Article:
Spider Silk and Venom
Spiders are arthropods of the class arachnida along with ticks, mites and scorpions. Of the arachnids, they are in the order Araneae which contains about 40,000 known species found worldwide except in Antarctica. In the UK, there are more than 630 species including the garden spider, Araneus diadematus, which is reknowned for spinning beautiful webs. There are three housespider species: Tegenaria domestica, Tegenaria atrica and Tegenaria parietina (the cardinal spider).
Spiders have 8 legs, 8 simple eyes (4 pairs) and fangs with which they bite their prey. Most are less than 1 cm in length but the largest spider is the bird-eating spider from South America with a body length of 9 cm. Males are often much smaller than the females of the same species.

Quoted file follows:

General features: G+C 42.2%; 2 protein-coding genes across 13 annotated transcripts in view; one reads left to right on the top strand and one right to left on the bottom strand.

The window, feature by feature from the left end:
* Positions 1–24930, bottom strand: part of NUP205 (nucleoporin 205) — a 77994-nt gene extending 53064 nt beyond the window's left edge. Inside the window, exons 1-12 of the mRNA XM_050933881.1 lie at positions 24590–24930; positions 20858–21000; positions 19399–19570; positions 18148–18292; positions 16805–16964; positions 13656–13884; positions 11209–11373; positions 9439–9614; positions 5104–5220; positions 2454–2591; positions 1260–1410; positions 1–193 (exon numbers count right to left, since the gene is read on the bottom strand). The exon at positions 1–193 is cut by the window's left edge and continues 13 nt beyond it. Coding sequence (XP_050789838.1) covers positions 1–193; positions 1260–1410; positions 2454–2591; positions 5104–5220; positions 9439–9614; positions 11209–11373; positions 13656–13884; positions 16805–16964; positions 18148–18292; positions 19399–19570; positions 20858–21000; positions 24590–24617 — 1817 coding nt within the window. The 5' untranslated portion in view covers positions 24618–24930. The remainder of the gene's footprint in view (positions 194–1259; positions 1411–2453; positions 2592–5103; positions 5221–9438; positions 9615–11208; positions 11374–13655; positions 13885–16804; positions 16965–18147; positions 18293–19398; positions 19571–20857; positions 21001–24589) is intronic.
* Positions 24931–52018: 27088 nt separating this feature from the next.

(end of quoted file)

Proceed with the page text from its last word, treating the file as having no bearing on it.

The general lifespan is about 1 year but males often die after mating and females after egg-laying. The eggs are encased in a silken sac woven by the female and after hatching, the young spiders molt until they reach adult size.
Spiders are generally not social and are mostly terrestrial although some species are aquatic, such as Argyroneta aquatica. Aquatic spiders breathe underwater by trapping air bubbles with silk and dragging the bubbles with them.
Spiders are predators and they play an important role in agricultural and domestic pest control since their main source of food is insects. Interest in how spiders can help humans has become increasingly important, especially the potential applications of natural or synthetic spider silk in the materials industry and spider venom in medicine.